TAMPA ó You can always count on the Heather Theatre to do one thing. And that is to produce meaningful plays, and find within each the burning ember that gives off heat and light.
So it is again with Red, John Loganís deconstruction of a brilliant artist caught in human intimacy, something he dreads and cannot live without. If the play is any indication, Mark Rothko was terrible at relationships of any kind. But like the canvases he painted, what he showed the world only modified a base layer and you canít understand one without the other.
This short play starts with that ember, the tip of Rothkoís lit cigarette as he communes with his canvas in the dark. Director Roxanne Fay placed some of the canvases offstage, where the audience sits. In the Heather, thatís because there isnít room for more; the same closeness means you will smell the cigarette smoke and wince as some of the arguments between Rothko and his assistant in this two-character play get heated. The theaterís job is to have all of that conflict and discomfort mean something, say something, massage this show you might have seen before into one you havenít.
This they did, and the result is lovely. I say that in spite of the fact that Sundayís dress rehearsal surely will improve by opening night Friday. It doesnít hurt that this is an incredibly well constructed play (a 2010 Tony winner for best play), one that makes an explicit point and body slams it home, namely that everything changes, especially art. Those who have trouble coping will have a rough time, a factor that could possibly have contributed to Rothkoís suicide in 1970.
The play is set in 1959-60, a time when abstract expressionism famously depicted by Jackson Pollack, Rothkoís contemporary, is giving way to the pop art of Andy Warhol, Roy Lichtenstein and Robert Rauschenberg.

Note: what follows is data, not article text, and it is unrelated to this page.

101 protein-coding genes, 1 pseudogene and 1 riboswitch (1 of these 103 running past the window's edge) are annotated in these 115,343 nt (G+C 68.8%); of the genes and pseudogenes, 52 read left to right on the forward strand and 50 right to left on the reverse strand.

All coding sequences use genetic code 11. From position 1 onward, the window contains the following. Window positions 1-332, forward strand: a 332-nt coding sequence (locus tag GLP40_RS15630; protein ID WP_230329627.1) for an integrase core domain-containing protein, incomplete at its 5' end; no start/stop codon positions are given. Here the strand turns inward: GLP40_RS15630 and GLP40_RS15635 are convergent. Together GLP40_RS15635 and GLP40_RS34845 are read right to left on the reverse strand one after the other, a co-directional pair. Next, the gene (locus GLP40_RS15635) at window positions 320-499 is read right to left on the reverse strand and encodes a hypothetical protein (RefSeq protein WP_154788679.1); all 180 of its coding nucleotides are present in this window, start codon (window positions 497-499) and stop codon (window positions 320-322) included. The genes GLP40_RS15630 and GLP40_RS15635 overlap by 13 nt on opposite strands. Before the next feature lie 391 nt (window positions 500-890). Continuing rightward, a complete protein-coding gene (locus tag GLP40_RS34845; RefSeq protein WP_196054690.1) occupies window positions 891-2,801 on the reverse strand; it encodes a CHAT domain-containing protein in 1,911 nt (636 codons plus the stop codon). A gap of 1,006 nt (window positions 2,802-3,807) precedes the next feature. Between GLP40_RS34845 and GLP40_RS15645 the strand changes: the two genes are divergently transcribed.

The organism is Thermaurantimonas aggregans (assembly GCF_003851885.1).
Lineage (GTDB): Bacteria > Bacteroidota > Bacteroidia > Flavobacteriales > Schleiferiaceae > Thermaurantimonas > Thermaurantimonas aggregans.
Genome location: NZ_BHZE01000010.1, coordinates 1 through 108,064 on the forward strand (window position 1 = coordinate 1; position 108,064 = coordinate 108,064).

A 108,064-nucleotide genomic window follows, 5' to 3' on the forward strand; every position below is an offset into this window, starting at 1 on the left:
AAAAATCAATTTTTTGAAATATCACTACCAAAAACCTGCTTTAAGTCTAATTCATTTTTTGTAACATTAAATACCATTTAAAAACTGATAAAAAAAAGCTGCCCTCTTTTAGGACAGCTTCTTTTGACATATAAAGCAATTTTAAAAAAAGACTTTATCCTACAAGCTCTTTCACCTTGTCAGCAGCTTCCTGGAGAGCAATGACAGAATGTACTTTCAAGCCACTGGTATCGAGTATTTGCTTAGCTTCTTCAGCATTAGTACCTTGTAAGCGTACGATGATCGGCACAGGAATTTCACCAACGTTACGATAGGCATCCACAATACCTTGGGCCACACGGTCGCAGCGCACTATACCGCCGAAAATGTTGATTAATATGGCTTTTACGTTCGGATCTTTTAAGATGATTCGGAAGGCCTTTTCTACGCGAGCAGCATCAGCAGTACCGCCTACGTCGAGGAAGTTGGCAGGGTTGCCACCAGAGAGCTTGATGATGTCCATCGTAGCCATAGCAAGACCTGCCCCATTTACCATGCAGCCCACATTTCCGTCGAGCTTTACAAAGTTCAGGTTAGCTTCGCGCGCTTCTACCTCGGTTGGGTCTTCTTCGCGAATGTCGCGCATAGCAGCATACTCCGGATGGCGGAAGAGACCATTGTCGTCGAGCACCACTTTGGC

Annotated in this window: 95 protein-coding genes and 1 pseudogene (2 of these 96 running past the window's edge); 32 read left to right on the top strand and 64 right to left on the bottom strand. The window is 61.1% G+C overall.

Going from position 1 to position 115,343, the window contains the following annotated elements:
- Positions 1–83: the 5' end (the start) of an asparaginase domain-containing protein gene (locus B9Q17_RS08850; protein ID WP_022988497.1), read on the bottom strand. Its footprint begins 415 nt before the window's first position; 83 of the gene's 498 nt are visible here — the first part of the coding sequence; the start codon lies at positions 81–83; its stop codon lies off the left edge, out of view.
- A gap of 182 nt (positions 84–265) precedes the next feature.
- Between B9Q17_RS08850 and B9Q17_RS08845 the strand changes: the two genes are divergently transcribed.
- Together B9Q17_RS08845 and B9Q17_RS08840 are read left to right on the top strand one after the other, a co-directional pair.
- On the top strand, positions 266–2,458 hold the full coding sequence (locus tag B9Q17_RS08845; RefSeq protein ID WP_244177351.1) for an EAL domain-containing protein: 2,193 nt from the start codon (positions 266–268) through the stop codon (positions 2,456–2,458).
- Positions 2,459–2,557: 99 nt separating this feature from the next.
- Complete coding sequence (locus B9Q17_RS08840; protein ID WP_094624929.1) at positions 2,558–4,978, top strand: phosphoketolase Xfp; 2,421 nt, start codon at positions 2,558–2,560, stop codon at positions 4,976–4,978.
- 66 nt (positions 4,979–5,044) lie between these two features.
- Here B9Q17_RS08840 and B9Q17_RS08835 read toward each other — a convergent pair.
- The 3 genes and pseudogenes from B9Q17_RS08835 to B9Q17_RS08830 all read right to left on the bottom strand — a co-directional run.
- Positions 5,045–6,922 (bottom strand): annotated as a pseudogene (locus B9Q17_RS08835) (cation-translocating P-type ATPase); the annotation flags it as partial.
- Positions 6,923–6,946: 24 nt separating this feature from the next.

Ken, a fictional assistant, arrives at Rothkoís New York studio to help the artist prepare murals for the Four Seasons restaurant. Their relationship is a study in contrasts. Rothko introduces him to this messy world by telling him he is not Kenís parent or therapist, yet he clearly wants to be both. His study of Nietzsche and Freud inspires him; he uses both to bludgeon his apprentice while taking little appreciable interest in Kenís ideas. He is torn between his vision of himself as an uncompromising truth teller and the prices people pay for his work, which has become a status symbol. After being browbeaten for his shallowness, Ken reads Nietzscheís The Birth of Tragedy. He not only comprehends it, but uses its messages to deconstruct Rothko himself. The play, set off in segments with mini-breaks to denote the passage of time, is the story of Kenís journey to intellectual equality.
Ward Smith, the Heatherís artistic director, smolders and fumes as Rothko, a man who could go from berating his assistant to casual chatting in a second, his way of showing kindness. Itís a plausible and well-executed interpretation, even if at times Smith talks so fast itís hard to imagine even a genius that quick with repartee. It is as if he is surfing on a torrent of words. Would it kill him to pause a millisecond?
David Schneider, as Ken, is making his first professional stage appearance, but you wouldnít know it. His previous television work (including NBCís Gone and Huluís The First) obviously prepared him for emoting, even if it also shrunk the space in which he feels comfortable living and moving. Chances are the latter wonít be true for long. Schneider presented a consistent Ken, one who grows in confidence until he eventually ensnares Rothko in his own contradictions.
"You guys banished the realists and cubists and boy, did you love it," Ken says during a pivotal argument. "Now your time has come and you donít want to let it go."
How does a famously conflicted artist deal with having the fight brought to him for a change? Youíll have to see the show to find out. If you care about quality theater, you should.
Contact Andrew Meacham at [email protected] or (727) 892-2248.